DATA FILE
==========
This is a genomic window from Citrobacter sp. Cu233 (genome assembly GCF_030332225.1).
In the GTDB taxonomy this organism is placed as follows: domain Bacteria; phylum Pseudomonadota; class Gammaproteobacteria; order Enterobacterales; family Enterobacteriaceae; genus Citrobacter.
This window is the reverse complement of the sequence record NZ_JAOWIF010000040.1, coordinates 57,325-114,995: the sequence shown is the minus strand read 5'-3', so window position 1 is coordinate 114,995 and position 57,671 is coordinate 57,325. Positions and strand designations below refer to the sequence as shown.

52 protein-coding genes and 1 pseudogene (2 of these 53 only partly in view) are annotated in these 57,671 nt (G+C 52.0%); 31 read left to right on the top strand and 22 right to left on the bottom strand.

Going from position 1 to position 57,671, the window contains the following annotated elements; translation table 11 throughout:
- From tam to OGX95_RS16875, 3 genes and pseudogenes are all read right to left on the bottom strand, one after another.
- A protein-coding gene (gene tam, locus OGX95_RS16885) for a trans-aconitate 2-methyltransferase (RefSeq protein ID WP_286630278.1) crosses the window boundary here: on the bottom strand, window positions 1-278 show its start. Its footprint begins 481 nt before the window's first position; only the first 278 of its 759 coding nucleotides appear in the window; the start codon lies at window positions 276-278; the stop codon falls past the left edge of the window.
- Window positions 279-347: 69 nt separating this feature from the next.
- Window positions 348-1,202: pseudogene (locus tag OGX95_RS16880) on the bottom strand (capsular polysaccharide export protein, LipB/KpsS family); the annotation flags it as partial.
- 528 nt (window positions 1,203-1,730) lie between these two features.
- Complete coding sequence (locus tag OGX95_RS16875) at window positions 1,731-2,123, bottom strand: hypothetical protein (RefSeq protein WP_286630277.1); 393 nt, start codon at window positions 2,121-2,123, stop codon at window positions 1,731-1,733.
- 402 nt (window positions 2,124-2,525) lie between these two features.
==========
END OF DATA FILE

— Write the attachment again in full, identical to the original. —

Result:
This is a genomic window from Citrobacter sp. Cu233 (genome assembly GCF_030332225.1).
In the GTDB taxonomy this organism is placed as follows: domain Bacteria; phylum Pseudomonadota; class Gammaproteobacteria; order Enterobacterales; family Enterobacteriaceae; genus Citrobacter.
This window is the reverse complement of the sequence record NZ_JAOWIF010000040.1, coordinates 57,325-114,995: the sequence shown is the minus strand read 5'-3', so window position 1 is coordinate 114,995 and position 57,671 is coordinate 57,325. Positions and strand designations below refer to the sequence as shown.

52 protein-coding genes and 1 pseudogene (2 of these 53 only partly in view) are annotated in these 57,671 nt (G+C 52.0%); 31 read left to right on the top strand and 22 right to left on the bottom strand.

Going from position 1 to position 57,671, the window contains the following annotated elements; translation table 11 throughout:
- From tam to OGX95_RS16875, 3 genes and pseudogenes are all read right to left on the bottom strand, one after another.
- A protein-coding gene (gene tam, locus OGX95_RS16885) for a trans-aconitate 2-methyltransferase (RefSeq protein ID WP_286630278.1) crosses the window boundary here: on the bottom strand, window positions 1-278 show its start. Its footprint begins 481 nt before the window's first position; only the first 278 of its 759 coding nucleotides appear in the window; the start codon lies at window positions 276-278; the stop codon falls past the left edge of the window.
- Window positions 279-347: 69 nt separating this feature from the next.
- Window positions 348-1,202: pseudogene (locus tag OGX95_RS16880) on the bottom strand (capsular polysaccharide export protein, LipB/KpsS family); the annotation flags it as partial.
- 528 nt (window positions 1,203-1,730) lie between these two features.
- Complete coding sequence (locus tag OGX95_RS16875) at window positions 1,731-2,123, bottom strand: hypothetical protein (RefSeq protein WP_286630277.1); 393 nt, start codon at window positions 2,121-2,123, stop codon at window positions 1,731-1,733.
- 402 nt (window positions 2,124-2,525) lie between these two features.